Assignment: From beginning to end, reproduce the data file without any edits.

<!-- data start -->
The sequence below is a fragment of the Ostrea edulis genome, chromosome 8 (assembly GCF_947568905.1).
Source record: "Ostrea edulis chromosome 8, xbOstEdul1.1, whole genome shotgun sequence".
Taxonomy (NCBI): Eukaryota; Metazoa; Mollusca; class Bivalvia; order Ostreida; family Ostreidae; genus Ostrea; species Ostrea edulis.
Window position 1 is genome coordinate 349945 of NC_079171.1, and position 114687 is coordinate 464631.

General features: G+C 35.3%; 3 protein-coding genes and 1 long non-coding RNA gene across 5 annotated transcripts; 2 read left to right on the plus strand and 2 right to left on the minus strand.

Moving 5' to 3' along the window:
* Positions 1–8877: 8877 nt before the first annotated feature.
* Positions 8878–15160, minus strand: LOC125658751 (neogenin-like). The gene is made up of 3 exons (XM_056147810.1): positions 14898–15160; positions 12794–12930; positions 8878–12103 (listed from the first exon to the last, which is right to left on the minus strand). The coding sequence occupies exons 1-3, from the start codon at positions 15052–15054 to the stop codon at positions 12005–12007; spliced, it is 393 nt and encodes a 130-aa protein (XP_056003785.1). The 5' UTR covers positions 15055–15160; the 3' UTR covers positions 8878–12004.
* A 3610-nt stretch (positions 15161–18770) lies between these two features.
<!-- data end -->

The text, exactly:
The sequence below is a fragment of the Ostrea edulis genome, chromosome 8 (assembly GCF_947568905.1).
Source record: "Ostrea edulis chromosome 8, xbOstEdul1.1, whole genome shotgun sequence".
Taxonomy (NCBI): Eukaryota; Metazoa; Mollusca; class Bivalvia; order Ostreida; family Ostreidae; genus Ostrea; species Ostrea edulis.
Window position 1 is genome coordinate 349945 of NC_079171.1, and position 114687 is coordinate 464631.

General features: G+C 35.3%; 3 protein-coding genes and 1 long non-coding RNA gene across 5 annotated transcripts; 2 read left to right on the plus strand and 2 right to left on the minus strand.

Moving 5' to 3' along the window:
* Positions 1–8877: 8877 nt before the first annotated feature.
* Positions 8878–15160, minus strand: LOC125658751 (neogenin-like). The gene is made up of 3 exons (XM_056147810.1): positions 14898–15160; positions 12794–12930; positions 8878–12103 (listed from the first exon to the last, which is right to left on the minus strand). The coding sequence occupies exons 1-3, from the start codon at positions 15052–15054 to the stop codon at positions 12005–12007; spliced, it is 393 nt and encodes a 130-aa protein (XP_056003785.1). The 5' UTR covers positions 15055–15160; the 3' UTR covers positions 8878–12004.
* A 3610-nt stretch (positions 15161–18770) lies between these two features.